Oh, That one tec person was just ignorant. He was unwilling to help. I’ve had real good tecs who wanted to help. I’ve always asked What does the link say near the button you want me to click. He wil say the link will say something like redgester here. Then he’d say I was getting closer to it. I was having banking trouble and I had to have help fixing the whatever problem it was.   The person was amazed that the computer can talk.  I’ve had real good supportive people who wanted to help. 

 

Sent from Mail for Windows 10

 

From: Brian Vogel
Sent: December 30, 2020 4:08 PM
To: nvda@nvda.groups.io
Subject: Re: [nvda] Admin's Notes Re List Conduct, Please Read #adminnotice

 

On Wed, Dec 30, 2020 at 02:32 PM, Arlene wrote:

You’d be a good advocate for blind users who have to fight with isp providers.  You know how they say click here or there. They have no clue that you are a blind user.  I’ve encountered someone who had no clue that I don’t see.

-
Now, Arlene, I'll probably end up causing you some offense while at the same time praising you and trashing the clueless sighted, too.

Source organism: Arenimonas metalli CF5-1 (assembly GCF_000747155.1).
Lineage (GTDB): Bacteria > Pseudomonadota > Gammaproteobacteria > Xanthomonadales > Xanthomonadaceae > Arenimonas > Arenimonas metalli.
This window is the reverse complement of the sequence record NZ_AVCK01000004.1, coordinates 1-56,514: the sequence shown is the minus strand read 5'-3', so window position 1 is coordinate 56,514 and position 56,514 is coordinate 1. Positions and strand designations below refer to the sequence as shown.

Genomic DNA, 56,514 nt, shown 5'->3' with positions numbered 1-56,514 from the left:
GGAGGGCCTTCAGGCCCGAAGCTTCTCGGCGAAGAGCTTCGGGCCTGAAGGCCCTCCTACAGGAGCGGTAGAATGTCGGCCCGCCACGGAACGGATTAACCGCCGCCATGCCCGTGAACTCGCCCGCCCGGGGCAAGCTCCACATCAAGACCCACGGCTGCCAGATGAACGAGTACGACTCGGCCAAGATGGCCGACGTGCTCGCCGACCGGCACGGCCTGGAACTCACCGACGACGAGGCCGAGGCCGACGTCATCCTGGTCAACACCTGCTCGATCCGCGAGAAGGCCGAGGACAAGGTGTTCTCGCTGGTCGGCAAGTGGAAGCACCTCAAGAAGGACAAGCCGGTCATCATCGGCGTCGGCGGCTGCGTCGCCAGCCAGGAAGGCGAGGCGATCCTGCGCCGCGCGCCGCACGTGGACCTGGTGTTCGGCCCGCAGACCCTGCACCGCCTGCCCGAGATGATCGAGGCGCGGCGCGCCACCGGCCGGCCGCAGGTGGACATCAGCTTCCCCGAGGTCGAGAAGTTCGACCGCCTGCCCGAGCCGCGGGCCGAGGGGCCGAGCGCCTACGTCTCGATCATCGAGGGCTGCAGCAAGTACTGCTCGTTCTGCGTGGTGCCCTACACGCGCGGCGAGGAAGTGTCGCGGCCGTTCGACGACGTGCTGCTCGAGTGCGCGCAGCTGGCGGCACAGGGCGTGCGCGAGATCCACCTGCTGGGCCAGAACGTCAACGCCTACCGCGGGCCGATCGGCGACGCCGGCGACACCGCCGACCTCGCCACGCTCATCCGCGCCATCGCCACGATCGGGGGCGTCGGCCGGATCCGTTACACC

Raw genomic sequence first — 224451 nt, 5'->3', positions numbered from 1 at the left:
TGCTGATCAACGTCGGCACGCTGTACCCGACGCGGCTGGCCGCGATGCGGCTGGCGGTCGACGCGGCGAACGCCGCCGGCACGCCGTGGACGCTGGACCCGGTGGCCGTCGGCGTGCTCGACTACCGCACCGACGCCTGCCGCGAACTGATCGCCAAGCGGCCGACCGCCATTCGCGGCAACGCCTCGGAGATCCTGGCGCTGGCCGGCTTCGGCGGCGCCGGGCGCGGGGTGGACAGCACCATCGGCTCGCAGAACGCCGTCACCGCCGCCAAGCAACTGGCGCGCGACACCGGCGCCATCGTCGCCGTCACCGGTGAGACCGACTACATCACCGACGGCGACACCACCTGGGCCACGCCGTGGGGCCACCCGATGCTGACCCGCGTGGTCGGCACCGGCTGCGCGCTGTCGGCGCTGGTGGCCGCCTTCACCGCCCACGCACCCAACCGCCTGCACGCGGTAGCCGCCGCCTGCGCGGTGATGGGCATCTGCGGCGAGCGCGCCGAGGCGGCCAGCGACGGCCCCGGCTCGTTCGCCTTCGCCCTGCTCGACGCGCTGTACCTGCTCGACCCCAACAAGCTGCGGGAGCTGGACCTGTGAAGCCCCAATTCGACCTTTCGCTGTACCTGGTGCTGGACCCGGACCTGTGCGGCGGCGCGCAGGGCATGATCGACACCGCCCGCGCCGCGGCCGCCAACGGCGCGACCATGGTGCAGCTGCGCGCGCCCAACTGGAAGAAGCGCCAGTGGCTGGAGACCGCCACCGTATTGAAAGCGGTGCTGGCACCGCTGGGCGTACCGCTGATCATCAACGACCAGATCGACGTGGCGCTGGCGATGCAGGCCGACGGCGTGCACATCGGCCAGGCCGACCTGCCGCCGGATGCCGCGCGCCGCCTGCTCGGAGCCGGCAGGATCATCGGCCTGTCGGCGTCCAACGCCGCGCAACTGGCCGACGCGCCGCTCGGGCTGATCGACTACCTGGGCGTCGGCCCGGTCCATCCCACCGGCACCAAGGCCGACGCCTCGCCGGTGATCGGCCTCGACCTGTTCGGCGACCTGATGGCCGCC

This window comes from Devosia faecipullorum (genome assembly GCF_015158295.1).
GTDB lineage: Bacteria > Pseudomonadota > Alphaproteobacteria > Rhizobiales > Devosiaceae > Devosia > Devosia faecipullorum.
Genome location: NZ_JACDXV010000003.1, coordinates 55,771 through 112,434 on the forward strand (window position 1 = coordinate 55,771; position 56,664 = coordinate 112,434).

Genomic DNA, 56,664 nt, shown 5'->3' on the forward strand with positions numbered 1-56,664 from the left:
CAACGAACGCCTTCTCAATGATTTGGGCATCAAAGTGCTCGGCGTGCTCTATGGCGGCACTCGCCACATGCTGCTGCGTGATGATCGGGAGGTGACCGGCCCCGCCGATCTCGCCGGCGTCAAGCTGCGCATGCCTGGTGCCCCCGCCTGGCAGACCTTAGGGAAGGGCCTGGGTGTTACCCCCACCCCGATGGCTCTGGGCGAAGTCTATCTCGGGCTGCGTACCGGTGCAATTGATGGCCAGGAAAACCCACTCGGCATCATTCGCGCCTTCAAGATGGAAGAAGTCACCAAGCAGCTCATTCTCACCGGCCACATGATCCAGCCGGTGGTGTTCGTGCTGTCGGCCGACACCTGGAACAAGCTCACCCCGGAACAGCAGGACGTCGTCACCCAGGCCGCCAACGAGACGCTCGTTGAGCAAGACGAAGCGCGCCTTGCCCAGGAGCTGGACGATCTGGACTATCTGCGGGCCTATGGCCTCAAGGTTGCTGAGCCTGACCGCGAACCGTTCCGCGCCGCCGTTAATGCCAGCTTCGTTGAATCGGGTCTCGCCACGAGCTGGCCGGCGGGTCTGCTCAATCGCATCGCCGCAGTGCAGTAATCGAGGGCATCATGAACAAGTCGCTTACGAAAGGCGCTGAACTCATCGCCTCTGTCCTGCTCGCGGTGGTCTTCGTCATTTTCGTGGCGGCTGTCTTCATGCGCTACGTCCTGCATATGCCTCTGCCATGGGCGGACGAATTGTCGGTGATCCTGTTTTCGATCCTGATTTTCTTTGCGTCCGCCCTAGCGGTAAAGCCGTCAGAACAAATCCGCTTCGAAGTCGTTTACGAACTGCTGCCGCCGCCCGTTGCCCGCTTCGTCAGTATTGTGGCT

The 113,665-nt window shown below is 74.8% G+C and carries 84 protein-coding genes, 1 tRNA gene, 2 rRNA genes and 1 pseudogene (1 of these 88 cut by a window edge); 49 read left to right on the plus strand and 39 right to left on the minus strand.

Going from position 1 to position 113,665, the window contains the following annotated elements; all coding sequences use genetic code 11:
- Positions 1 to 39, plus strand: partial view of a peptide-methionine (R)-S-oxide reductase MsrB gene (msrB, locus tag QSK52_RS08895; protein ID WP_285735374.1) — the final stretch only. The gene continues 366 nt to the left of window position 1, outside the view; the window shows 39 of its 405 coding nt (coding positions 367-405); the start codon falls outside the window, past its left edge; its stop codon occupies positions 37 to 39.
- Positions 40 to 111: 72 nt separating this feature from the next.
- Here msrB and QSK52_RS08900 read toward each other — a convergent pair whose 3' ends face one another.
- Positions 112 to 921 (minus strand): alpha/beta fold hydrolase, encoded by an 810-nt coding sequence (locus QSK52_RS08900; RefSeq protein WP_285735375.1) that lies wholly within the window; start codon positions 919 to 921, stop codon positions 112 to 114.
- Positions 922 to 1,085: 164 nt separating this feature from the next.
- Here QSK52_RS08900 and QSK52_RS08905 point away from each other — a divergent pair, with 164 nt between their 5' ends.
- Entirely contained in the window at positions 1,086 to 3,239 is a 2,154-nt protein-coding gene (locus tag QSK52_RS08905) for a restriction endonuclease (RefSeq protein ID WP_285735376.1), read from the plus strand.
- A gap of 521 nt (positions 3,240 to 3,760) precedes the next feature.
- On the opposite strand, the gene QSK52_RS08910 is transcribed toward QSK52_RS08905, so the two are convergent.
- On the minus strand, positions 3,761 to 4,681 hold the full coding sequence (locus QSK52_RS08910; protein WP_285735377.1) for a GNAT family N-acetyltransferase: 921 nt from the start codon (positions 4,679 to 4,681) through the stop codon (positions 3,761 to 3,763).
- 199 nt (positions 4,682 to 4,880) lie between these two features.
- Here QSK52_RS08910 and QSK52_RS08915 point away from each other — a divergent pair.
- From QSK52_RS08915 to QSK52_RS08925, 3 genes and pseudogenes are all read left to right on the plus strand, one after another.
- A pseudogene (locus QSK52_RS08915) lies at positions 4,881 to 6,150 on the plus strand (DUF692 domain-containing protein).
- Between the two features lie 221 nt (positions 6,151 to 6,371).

I have been a good advocate on many occasions for multiple issues.  But, at the same time, there are "click here and click there" instructions that should be simple to follow, while there are others that are impossible to follow.  There are plenty of sighted individuals (like I have to say this here), and particularly techs, who have probably never dealt with an individual who is blind let alone with a screen reader.  If you ask most of your sighted friends and acquaintances who've never been around someone who's blind when they're using a computer how they think that would work, they generally can't answer.  I could not have answered this during my many years in the computer biz, and that was, I would say, for the majority of my many years in the computer biz. The whole concept of something so visually driven in the most common user interface is almost impossible to conceive of via other modalities.  Those of us who see "swim in sight" like it's water and we're Esther Williams and, for obvious reasons, that's a taken for granted thing.  Just like those of us who can hear do the same for audition.  You just don't think about sensory modalities you lack, or how those would be substituted, when you have no real reason to in daily existence.